Maro Tech enters U.S. market with plans to offer free trial softwareKorean firm hopes low-cost technology will lure customersSouth Korea is quickly becoming a hotbed of PACS technology development. The country, which has seen firms such
Korean firm hopes low-cost technology will lure customers
South Korea is quickly becoming a hotbed of PACS technology development. The country, which has seen firms such as Samsung and Mediface plan entrees into the North American PACS sector in the last year, is also the headquarters of Maro Tech, another PACS firm that has elected to move outside Asia.
A Los Angeles subsidiary, called Hyper Medi-Tech, has been formed to lead the Seoul-based firm's efforts in the U.S. Since vendors from outside the U.S. face challenges in convincing customers to take a chance on their technology, Maro Tech hopes to overcome objections through aggressive pricing and by making free trial software demonstrations available and downloadable off its Web site (www.marotech.co.kr).
The company's Windows 95/98/NT-based RadMax PACS line begins with a scalable PACS starter kit, called Diet PACS, that would link up an imaging modality with a server and a viewing station. A Diet PACS installation will cost approximately $35,000.
Large-scale PACS installations can also be supported with RadMax. Teleradiology and Web-based image distribution capabilities are available, as is a HIS/RIS interface. Archiving needs can be met through a combination of CD-ROM storage media, optical disks, and digital linear tape.
Maro Tech has also developed its own CCD-based x-ray film digitizer family, which supports film sizes of 14 x 17 inches. A 1K version of its MTX-2000 is now available and features a five-second scanning time. It will cost $5000. A 2K version of MTX-2000, still in development, will offer a scanning speed of eight seconds and be priced at $8000.
An additional digitizer, MTX-3000, will provide 2K x 2K scanning in three seconds and cost $30,000, according to the company.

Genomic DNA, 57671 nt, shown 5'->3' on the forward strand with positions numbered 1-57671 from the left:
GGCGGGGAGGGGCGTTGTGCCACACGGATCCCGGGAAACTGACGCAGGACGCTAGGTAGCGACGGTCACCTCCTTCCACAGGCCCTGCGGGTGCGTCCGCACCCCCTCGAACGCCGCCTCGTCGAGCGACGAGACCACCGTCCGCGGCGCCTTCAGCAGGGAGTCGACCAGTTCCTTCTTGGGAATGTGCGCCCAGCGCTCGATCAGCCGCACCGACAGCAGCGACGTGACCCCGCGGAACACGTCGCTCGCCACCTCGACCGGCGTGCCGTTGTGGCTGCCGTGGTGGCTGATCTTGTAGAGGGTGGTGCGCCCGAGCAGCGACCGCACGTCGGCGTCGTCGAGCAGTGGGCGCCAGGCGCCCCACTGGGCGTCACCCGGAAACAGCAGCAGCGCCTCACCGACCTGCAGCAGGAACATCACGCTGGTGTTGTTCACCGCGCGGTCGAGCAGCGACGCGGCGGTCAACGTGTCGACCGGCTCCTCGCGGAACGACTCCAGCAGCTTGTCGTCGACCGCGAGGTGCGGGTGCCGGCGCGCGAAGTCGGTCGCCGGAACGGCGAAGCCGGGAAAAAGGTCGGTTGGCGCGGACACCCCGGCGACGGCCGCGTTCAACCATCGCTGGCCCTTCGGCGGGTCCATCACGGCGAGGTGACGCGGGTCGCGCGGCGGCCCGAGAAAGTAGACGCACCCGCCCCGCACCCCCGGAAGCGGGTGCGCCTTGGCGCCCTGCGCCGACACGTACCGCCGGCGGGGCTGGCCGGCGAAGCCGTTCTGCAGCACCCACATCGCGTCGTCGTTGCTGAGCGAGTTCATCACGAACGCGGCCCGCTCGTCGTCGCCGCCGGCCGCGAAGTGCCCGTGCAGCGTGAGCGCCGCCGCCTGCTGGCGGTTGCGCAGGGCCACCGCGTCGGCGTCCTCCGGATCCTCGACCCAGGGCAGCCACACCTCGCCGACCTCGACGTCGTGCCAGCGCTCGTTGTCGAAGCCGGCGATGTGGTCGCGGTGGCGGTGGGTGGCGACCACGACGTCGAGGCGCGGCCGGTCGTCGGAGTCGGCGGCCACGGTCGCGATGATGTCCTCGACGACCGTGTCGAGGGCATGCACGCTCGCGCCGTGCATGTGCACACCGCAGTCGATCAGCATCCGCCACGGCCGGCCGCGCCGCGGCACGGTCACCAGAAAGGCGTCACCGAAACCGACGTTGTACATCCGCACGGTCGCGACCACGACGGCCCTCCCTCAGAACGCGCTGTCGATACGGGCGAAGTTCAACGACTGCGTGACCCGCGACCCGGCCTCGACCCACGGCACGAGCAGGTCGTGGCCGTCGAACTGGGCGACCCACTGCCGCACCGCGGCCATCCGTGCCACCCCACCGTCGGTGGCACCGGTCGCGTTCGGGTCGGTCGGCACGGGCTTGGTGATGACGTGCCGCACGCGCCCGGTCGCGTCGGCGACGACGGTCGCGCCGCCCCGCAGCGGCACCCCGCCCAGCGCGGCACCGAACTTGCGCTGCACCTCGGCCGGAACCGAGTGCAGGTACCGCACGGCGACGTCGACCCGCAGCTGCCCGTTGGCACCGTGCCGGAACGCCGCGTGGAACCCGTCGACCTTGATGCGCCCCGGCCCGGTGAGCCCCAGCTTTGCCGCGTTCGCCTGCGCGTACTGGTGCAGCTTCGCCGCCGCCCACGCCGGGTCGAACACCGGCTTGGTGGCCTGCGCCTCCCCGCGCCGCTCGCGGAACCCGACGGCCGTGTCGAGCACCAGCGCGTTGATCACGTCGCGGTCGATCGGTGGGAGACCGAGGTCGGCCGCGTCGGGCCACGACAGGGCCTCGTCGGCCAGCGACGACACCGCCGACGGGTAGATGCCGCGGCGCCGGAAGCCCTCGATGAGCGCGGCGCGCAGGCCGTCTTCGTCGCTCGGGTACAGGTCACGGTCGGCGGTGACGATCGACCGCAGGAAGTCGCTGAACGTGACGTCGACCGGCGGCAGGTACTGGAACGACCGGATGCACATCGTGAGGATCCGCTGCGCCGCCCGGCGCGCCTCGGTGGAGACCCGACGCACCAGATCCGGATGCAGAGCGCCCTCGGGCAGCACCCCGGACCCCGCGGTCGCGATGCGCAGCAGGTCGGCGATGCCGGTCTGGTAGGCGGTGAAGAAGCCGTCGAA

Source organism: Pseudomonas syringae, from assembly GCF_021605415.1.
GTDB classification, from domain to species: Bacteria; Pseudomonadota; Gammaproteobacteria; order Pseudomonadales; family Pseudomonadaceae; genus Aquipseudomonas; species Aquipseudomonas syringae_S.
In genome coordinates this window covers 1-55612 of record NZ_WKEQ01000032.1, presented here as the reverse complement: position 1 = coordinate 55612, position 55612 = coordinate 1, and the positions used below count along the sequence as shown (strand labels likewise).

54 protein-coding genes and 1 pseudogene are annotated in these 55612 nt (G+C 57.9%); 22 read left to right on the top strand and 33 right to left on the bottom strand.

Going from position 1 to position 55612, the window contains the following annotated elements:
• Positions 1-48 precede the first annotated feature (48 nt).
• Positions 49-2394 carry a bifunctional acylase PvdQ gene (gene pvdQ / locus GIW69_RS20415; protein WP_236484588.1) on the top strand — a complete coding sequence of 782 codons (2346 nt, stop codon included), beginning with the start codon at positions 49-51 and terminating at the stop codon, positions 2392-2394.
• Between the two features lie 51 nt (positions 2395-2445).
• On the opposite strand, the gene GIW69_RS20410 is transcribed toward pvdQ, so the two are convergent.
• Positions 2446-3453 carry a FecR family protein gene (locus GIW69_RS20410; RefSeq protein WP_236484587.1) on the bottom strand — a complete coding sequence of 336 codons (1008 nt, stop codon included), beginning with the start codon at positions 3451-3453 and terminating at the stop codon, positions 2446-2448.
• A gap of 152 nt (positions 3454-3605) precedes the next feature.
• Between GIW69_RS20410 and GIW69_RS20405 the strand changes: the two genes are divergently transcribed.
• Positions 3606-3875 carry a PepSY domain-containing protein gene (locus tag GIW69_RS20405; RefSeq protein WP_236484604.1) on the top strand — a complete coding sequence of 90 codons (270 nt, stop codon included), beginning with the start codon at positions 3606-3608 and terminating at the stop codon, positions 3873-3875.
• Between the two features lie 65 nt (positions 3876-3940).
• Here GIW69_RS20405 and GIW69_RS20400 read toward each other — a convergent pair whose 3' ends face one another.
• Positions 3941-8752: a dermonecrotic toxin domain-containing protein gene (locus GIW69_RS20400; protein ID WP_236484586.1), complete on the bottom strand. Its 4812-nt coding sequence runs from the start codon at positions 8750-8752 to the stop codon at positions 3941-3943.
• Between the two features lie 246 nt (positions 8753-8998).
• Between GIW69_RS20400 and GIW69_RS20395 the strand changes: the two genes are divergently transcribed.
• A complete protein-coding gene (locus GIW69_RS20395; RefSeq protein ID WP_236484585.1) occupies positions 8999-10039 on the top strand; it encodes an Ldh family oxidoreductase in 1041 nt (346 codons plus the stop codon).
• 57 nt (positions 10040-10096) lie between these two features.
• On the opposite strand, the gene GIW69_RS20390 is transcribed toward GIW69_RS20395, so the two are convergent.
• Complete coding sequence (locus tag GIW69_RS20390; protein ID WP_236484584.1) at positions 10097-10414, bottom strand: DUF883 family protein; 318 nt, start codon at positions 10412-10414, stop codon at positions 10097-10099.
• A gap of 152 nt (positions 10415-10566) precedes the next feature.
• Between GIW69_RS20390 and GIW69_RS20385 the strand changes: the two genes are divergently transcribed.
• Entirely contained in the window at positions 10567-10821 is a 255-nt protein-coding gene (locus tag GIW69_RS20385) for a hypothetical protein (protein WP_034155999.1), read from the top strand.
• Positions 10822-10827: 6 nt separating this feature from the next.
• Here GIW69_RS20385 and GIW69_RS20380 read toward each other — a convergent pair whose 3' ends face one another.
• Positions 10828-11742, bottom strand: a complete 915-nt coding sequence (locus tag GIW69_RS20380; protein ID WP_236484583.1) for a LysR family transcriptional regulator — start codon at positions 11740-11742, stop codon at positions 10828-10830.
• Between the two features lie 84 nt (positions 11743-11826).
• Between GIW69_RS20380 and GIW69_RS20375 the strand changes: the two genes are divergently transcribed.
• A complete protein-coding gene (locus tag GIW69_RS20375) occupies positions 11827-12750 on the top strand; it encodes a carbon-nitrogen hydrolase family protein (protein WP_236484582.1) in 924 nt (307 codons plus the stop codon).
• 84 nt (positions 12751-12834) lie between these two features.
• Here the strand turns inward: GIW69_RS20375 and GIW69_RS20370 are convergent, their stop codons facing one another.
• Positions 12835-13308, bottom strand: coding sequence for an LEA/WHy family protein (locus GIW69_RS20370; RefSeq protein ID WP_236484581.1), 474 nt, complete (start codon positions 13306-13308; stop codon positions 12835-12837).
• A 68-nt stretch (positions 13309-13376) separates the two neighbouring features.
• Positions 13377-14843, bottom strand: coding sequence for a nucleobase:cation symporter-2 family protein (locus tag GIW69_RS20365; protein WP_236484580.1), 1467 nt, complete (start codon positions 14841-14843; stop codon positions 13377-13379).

The firm plans to file a 510(k) application for the RadMax product line in the coming months. It hopes to get Food and Drug Administration clearance in mid-year. Pricing is expected to be 33% to 50% cheaper than technology offered by larger PACS vendors, said Hyung Hoon Lee, Maro Tech president. The company is actively soliciting distributors for the U.S. and other global markets and is also hopeful of landing OEM partners and relationships with system integrators.
"Since we have had relationships with hardware companies, we can put in a total PACS if we need to," Lee said. "But our main emphasis is on software, and we're looking for hardware firms or system integrators to bring the total solution to hospitals."
In addition to its North American marketing efforts, the firm is in negotiations with healthcare institutions from countries such as Australia, Philippines, Singapore, and Taiwan, he said.
Maro Tech was formed in March 1994 in Seoul as a PACS software developer. Maro's flagship customer is Seoul National University Hospital, a 1500-bed site that implemented a large-scale PACS in 1995. Physicians at SNUH serve as advisors to Maro Tech's ongoing software development effort, Lee said.
Other hospitals in South Korea employing Maro Tech PACS technology include Yonsei University Hospital and Gil Medical Center. Recently, the company landed a large-scale Korean PACS contract from Paik Medical Center, a new 600-bed center in Ilsan scheduled to open by the end of 1999. The firm hopes to complete installation of the PACS by the third quarter.
In 1997, Maro Tech had revenues of $2.5 million, including hardware sales. Shifting primarily to a software provider role, the company had sales of only $1 million in 1998. Sales were also affected by the financial crisis impacting the Asian region. So far in 1999, however, the firm has booked sales of $1.5 million and expects its revenues to hit $10 million this year, Lee said.